The effects of ambulance ramping on Emergency Department length of stay and in-patient mortality

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Title The effects of ambulance ramping on Emergency Department length of stay and in-patient mortality
Author Hitchcock, Maree; Crilly, Julia Louise; Gillespie, Brigid Mary; Chaboyer, Wendy; Tippett, Vivienne; Lind, James
Journal Name Australasian Emergency Nursing Journal
Year Published 2010
Place of publication Australia
Publisher Elsevier
Abstract Background Ambulance ramping within the Emergency Department (ED) is a common problem both internationally and in Australia. Previous research has focused on various issues associated with ambulance ramping such as access block, ED overcrowding and ambulance bypass. However, limited research has been conducted on ambulance ramping and its effects on patient outcomes. Methods A case-control design was used to describe, compare and predict patient outcomes of 619 ramped (cases) vs. 1238 non-ramped (control) patients arriving to one ED via ambulance from 1 June 2007 to 31 August 2007. Cases and controls were matched (on a 1:2 basis) on age, gender and presenting problem. Outcome measures included ED length of stay and in-hospital mortality. Results The median ramp time for all 1857 patients was 11 (IQR 6–21) min. Compared to non-ramped patients, ramped patients had significantly longer wait time to be triaged (10 min vs. 4 min). Ramped patients also comprised significantly higher proportions of those access blocked (43% vs. 34%). No significant difference in the proportion of in-hospital deaths was identified (2% vs. 3%). Multivariate analysis revealed that the likelihood of having an ED length of stay greater than eight hours was 34% higher among patients who were ramped (OR 1.34, 95% CI 1.06–1.70, p = 0.014). In relation to in-hospital mortality age was the only significant independent predictor of mortality (p < 0.0001). Conclusion Ambulance ramping is one factor that contributes to prolonged ED length of stay and adds additional strain on ED service provision. The potential for adverse patient outcomes that may occur as a result of ramping warrants close attention by health care service providers. Keywords: Ambulance ramping; Emergency Department; Outcomes; Prehospital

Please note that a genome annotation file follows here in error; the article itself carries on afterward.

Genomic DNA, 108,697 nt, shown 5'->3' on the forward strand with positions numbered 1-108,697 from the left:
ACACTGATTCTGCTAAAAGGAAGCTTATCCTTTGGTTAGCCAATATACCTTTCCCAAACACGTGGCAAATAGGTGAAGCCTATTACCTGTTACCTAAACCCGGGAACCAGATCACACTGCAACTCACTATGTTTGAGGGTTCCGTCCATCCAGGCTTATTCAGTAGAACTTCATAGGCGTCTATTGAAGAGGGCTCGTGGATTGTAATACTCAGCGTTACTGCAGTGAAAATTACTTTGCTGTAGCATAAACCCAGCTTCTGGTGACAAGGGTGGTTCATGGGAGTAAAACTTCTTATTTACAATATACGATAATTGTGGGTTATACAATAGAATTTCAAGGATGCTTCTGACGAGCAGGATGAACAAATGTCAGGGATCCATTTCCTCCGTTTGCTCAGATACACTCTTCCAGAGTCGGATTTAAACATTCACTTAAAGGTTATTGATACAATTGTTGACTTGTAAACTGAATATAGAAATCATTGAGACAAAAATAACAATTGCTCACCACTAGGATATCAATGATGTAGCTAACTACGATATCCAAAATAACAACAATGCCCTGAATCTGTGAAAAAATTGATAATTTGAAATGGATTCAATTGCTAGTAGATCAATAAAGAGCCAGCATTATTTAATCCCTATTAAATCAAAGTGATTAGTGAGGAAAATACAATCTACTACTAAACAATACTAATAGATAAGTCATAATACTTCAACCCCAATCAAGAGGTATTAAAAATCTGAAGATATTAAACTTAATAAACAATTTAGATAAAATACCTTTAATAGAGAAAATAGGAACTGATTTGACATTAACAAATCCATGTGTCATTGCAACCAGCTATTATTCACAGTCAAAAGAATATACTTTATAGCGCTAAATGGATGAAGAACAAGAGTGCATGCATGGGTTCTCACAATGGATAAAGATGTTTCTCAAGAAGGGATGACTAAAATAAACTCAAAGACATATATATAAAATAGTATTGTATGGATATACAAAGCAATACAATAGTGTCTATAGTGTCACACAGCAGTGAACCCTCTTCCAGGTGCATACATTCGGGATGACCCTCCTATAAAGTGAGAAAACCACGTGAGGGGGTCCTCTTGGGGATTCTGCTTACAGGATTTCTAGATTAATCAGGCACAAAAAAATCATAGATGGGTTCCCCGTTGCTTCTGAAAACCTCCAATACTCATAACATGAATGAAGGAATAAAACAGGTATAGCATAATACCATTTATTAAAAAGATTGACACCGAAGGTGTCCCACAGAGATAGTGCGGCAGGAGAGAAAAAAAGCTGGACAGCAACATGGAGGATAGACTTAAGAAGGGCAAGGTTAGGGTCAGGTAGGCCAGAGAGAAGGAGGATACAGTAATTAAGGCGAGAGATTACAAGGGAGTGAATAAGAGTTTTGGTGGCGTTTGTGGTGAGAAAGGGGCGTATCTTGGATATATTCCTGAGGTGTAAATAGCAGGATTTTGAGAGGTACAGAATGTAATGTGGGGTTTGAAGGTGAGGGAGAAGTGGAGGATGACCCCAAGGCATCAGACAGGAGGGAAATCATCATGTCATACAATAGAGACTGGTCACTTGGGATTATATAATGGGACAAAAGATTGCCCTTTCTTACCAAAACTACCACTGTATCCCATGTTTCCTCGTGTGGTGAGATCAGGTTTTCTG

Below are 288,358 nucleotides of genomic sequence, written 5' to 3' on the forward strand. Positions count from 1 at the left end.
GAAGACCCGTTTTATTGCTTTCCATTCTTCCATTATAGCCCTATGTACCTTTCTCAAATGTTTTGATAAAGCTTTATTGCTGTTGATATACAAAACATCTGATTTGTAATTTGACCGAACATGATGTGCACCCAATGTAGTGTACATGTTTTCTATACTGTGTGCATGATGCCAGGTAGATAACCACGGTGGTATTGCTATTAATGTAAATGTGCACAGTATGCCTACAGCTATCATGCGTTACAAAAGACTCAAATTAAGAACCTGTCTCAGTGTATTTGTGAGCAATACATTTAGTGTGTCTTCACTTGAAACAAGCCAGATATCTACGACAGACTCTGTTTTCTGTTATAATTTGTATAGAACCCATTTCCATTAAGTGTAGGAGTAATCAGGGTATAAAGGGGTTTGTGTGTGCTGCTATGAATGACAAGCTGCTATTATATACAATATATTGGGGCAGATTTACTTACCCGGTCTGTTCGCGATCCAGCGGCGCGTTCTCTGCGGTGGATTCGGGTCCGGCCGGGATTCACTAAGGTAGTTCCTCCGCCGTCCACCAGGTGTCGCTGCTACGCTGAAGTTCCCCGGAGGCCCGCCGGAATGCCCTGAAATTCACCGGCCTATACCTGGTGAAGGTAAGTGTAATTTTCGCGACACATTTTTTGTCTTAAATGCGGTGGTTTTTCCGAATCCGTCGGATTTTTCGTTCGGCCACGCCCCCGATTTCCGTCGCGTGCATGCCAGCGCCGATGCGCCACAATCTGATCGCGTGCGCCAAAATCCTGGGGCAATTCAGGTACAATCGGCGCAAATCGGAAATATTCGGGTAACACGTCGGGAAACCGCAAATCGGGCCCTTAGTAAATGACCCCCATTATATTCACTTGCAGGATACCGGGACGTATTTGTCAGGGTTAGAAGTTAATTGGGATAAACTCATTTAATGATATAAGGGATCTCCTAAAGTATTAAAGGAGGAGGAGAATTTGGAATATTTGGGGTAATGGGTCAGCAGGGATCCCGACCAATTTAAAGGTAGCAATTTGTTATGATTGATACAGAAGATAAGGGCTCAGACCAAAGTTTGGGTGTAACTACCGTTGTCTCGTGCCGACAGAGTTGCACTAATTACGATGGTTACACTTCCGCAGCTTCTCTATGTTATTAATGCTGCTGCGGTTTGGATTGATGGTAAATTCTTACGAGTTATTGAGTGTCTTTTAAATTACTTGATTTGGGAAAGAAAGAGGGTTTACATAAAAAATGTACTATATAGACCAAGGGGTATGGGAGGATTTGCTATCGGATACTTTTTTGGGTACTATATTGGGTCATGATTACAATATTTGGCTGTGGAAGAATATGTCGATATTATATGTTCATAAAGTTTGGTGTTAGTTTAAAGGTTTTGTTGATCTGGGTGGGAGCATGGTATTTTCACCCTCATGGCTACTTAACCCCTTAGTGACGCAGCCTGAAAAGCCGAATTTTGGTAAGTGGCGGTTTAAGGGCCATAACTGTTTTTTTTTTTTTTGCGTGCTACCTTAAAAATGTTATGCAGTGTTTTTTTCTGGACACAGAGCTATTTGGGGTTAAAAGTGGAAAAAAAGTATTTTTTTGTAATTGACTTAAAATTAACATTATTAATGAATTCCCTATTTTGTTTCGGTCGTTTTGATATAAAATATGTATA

Peer Reviewed Yes
Published Yes
Alternative URI http://dx.doi.org/10.1016/j.aenj.2010.02.004
Volume 13
Issue Number 1-2
Page from 17
Page to 24
ISSN 1574-6267
Date Accessioned 2010-07-02
Date Available 2010-09-21T06:56:24Z
Language en_AU
Research Centre Centre for Health Practice Innovation; Griffith Health Institute
Faculty Griffith Health Faculty
Subject Clinical Nursing: Secondary (Acute Care)
URI http://hdl.handle.net/10072/32204
Publication Type Journal Articles (Refereed Article)
Publication Type Code c1

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